I came to the United States to pursue an M.A. in Spanish Literature and to teach Spanish at Villanova University, Pennsylvania, in 2002. Teaching my home language provided me with an opportunity to view Spanish with another lens. As I taught Spanish, it made me question why so few language learners achieve a high level of proficiency in a foreign/second language. Eager to find answers to my questions, I decided to pursue a Ph.D. in Culture, Literacy, and Language at the University of Texas at San Antonio. At UTSA, I prepared English as a second language (ESL) teacher candidates. The transition from the EFL to the ESL preparation field encouraged me to revisit some of the beliefs I had mistakenly held (e.g., that the translanguaging practice should not be welcome in a language class). My doctoral studies provided me with a sound rationale to interweave the three areas (culture, literacy and language) to better understand the language learning process, and particularly the learning process of emergent bilingual (EB) learners in the U.S.

I joined Western Oregon University (WOU) in September of 2009 and have enjoyed preparing both teacher candidates and teachers for the K-12 system. I am also privileged to prepare future bilingual teacher, and I have taught various courses in my home language. As an educator, I would like to continue contributing to the language fields (EFL/ESL/bilingual) here in the U.S., in Peru, in China, in Taiwan, or in any other country.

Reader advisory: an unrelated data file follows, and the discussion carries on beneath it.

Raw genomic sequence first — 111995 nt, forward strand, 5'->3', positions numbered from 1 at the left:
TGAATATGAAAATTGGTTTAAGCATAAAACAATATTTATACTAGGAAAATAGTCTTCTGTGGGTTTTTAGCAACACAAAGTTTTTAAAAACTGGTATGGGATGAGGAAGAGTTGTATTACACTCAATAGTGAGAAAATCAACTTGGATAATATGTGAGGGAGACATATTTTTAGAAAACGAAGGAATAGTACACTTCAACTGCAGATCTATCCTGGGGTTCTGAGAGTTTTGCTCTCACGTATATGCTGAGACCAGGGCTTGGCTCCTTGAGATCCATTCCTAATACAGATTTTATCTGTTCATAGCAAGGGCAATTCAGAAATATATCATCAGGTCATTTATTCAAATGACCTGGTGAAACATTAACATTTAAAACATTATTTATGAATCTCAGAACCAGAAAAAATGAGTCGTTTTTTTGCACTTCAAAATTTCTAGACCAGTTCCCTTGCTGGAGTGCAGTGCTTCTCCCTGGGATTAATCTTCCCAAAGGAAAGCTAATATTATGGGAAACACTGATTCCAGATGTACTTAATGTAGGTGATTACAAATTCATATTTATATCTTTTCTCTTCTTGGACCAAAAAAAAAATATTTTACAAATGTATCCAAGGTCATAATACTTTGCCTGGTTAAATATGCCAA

Graduate courses taught

ED 534: Content Pedagogy I: World Languages 
ED 536: Content Pedagogy II: World Language 

ED 609:  ESOL/Bilingual Practicum 

ED 609: MAT Practicum, Spanish

ED 616: Half-time Student Teaching 

ED 618: Teaching Equity Justice & Agency 

ED 631: Methodology: English Language Development 
ED 655: ED Foundations of Literacy: ¿Qué es la lecto-escritura? (BIL)
ED 656: Professional Seminar I 
ED 657: Professional Seminar II 
ED 658: Professional Seminar III

ED 659: Professional Seminar IV

ED 681:  Principles and Practices in ESOL and Bilingual Education 

 

ED 682: Sociopolitical Foundations of ESOL/Bilingual Education 

ED 683: Fostering Cultural and Community Connections in the ESOL/Bilingual Classroom 

ED 691: Curriculum, Instruction, and Assessment Strategies for English Language Learners 

ED 692: ELD for ESOL and Bilingual Settings (former Classroom Strategies in First & Second Language Reading & Writing)     

ED 694: Assessment of English Language Learners 

ED 697: MAT Full-time Student Teaching and Online Clinical Practice 

 

Undergraduate courses taught

ED 200: (bilingually taught): Foundations in Education 

ED 409:  Practicum: Bilingual/Multicultural 

ED 411: Practicum: Term 1: Spanish 

ED 434: Content Pedagogy I: World Languages: Spanish 
ED 436: Content Pedagogy II: World Languages: Spanish

ED 446: Environments for Diverse Learners 

ED 481: Introduction to ESOL and Bilingual Education